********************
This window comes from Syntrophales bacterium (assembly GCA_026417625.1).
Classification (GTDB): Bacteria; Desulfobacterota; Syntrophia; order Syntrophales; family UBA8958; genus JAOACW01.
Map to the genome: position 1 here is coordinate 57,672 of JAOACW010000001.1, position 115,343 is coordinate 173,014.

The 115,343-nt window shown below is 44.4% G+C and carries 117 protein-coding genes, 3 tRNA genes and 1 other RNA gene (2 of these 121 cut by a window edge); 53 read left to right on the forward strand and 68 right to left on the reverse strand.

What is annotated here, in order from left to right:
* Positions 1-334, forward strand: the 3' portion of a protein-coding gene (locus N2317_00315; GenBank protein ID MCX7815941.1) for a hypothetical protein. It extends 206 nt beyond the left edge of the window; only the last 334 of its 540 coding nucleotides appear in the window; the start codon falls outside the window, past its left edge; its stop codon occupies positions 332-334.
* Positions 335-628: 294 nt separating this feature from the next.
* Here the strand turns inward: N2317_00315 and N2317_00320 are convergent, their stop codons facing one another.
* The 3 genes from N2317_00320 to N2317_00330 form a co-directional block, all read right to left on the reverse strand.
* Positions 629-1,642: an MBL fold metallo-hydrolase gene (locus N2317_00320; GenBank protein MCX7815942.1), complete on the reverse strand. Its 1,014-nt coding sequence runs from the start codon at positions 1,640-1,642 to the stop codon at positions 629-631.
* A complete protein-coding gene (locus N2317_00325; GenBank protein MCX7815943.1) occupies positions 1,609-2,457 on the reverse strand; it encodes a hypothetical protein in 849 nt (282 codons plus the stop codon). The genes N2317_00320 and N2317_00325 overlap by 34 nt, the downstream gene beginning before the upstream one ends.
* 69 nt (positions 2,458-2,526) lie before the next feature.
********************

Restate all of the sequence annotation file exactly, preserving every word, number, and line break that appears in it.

This window comes from Syntrophales bacterium (assembly GCA_026417625.1).
Classification (GTDB): Bacteria; Desulfobacterota; Syntrophia; order Syntrophales; family UBA8958; genus JAOACW01.
Map to the genome: position 1 here is coordinate 57,672 of JAOACW010000001.1, position 115,343 is coordinate 173,014.

The 115,343-nt window shown below is 44.4% G+C and carries 117 protein-coding genes, 3 tRNA genes and 1 other RNA gene (2 of these 121 cut by a window edge); 53 read left to right on the forward strand and 68 right to left on the reverse strand.

What is annotated here, in order from left to right:
* Positions 1-334, forward strand: the 3' portion of a protein-coding gene (locus N2317_00315; GenBank protein ID MCX7815941.1) for a hypothetical protein. It extends 206 nt beyond the left edge of the window; only the last 334 of its 540 coding nucleotides appear in the window; the start codon falls outside the window, past its left edge; its stop codon occupies positions 332-334.
* Positions 335-628: 294 nt separating this feature from the next.
* Here the strand turns inward: N2317_00315 and N2317_00320 are convergent, their stop codons facing one another.
* The 3 genes from N2317_00320 to N2317_00330 form a co-directional block, all read right to left on the reverse strand.
* Positions 629-1,642: an MBL fold metallo-hydrolase gene (locus N2317_00320; GenBank protein MCX7815942.1), complete on the reverse strand. Its 1,014-nt coding sequence runs from the start codon at positions 1,640-1,642 to the stop codon at positions 629-631.
* A complete protein-coding gene (locus N2317_00325; GenBank protein MCX7815943.1) occupies positions 1,609-2,457 on the reverse strand; it encodes a hypothetical protein in 849 nt (282 codons plus the stop codon). The genes N2317_00320 and N2317_00325 overlap by 34 nt, the downstream gene beginning before the upstream one ends.
* 69 nt (positions 2,458-2,526) lie before the next feature.